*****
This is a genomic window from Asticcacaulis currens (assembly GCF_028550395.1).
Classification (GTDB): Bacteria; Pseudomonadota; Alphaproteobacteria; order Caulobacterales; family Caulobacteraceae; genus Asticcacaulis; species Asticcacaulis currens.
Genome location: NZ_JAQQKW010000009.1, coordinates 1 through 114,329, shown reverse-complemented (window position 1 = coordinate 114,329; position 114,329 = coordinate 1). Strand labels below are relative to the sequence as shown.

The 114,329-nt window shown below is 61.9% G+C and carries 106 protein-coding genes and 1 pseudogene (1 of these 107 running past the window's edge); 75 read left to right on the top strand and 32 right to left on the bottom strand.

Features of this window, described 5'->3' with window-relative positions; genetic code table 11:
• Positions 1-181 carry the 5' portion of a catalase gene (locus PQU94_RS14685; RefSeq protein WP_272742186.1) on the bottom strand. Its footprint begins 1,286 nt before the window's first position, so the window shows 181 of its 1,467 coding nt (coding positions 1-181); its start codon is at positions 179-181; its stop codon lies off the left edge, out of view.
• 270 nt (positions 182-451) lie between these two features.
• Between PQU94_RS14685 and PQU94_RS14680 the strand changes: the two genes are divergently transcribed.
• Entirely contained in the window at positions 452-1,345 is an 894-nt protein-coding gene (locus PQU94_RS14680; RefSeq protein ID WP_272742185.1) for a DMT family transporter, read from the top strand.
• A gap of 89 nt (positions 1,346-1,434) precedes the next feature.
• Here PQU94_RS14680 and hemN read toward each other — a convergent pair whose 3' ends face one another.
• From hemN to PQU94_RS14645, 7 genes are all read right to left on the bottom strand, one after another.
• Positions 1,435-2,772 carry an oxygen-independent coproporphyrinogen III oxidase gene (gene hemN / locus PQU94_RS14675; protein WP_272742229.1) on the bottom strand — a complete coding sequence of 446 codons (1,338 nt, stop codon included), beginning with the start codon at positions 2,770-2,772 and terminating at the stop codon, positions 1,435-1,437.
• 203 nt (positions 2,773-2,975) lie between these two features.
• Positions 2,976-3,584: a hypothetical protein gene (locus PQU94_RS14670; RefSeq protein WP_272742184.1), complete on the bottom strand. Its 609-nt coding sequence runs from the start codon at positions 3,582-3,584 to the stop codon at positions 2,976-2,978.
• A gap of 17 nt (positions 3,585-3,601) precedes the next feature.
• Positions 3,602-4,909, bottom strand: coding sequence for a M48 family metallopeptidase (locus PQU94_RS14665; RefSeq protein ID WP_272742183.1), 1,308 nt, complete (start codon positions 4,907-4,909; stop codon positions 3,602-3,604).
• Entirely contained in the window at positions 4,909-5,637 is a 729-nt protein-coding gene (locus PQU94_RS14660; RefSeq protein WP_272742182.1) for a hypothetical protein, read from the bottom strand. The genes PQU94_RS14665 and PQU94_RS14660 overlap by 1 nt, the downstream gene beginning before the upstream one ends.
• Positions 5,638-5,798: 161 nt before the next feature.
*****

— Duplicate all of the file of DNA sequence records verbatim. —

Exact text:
This is a genomic window from Asticcacaulis currens (assembly GCF_028550395.1).
Classification (GTDB): Bacteria; Pseudomonadota; Alphaproteobacteria; order Caulobacterales; family Caulobacteraceae; genus Asticcacaulis; species Asticcacaulis currens.
Genome location: NZ_JAQQKW010000009.1, coordinates 1 through 114,329, shown reverse-complemented (window position 1 = coordinate 114,329; position 114,329 = coordinate 1). Strand labels below are relative to the sequence as shown.

The 114,329-nt window shown below is 61.9% G+C and carries 106 protein-coding genes and 1 pseudogene (1 of these 107 running past the window's edge); 75 read left to right on the top strand and 32 right to left on the bottom strand.

Features of this window, described 5'->3' with window-relative positions; genetic code table 11:
• Positions 1-181 carry the 5' portion of a catalase gene (locus PQU94_RS14685; RefSeq protein WP_272742186.1) on the bottom strand. Its footprint begins 1,286 nt before the window's first position, so the window shows 181 of its 1,467 coding nt (coding positions 1-181); its start codon is at positions 179-181; its stop codon lies off the left edge, out of view.
• 270 nt (positions 182-451) lie between these two features.
• Between PQU94_RS14685 and PQU94_RS14680 the strand changes: the two genes are divergently transcribed.
• Entirely contained in the window at positions 452-1,345 is an 894-nt protein-coding gene (locus PQU94_RS14680; RefSeq protein ID WP_272742185.1) for a DMT family transporter, read from the top strand.
• A gap of 89 nt (positions 1,346-1,434) precedes the next feature.
• Here PQU94_RS14680 and hemN read toward each other — a convergent pair whose 3' ends face one another.
• From hemN to PQU94_RS14645, 7 genes are all read right to left on the bottom strand, one after another.
• Positions 1,435-2,772 carry an oxygen-independent coproporphyrinogen III oxidase gene (gene hemN / locus PQU94_RS14675; protein WP_272742229.1) on the bottom strand — a complete coding sequence of 446 codons (1,338 nt, stop codon included), beginning with the start codon at positions 2,770-2,772 and terminating at the stop codon, positions 1,435-1,437.
• 203 nt (positions 2,773-2,975) lie between these two features.
• Positions 2,976-3,584: a hypothetical protein gene (locus PQU94_RS14670; RefSeq protein WP_272742184.1), complete on the bottom strand. Its 609-nt coding sequence runs from the start codon at positions 3,582-3,584 to the stop codon at positions 2,976-2,978.
• A gap of 17 nt (positions 3,585-3,601) precedes the next feature.
• Positions 3,602-4,909, bottom strand: coding sequence for a M48 family metallopeptidase (locus PQU94_RS14665; RefSeq protein ID WP_272742183.1), 1,308 nt, complete (start codon positions 4,907-4,909; stop codon positions 3,602-3,604).
• Entirely contained in the window at positions 4,909-5,637 is a 729-nt protein-coding gene (locus PQU94_RS14660; RefSeq protein WP_272742182.1) for a hypothetical protein, read from the bottom strand. The genes PQU94_RS14665 and PQU94_RS14660 overlap by 1 nt, the downstream gene beginning before the upstream one ends.
• Positions 5,638-5,798: 161 nt before the next feature.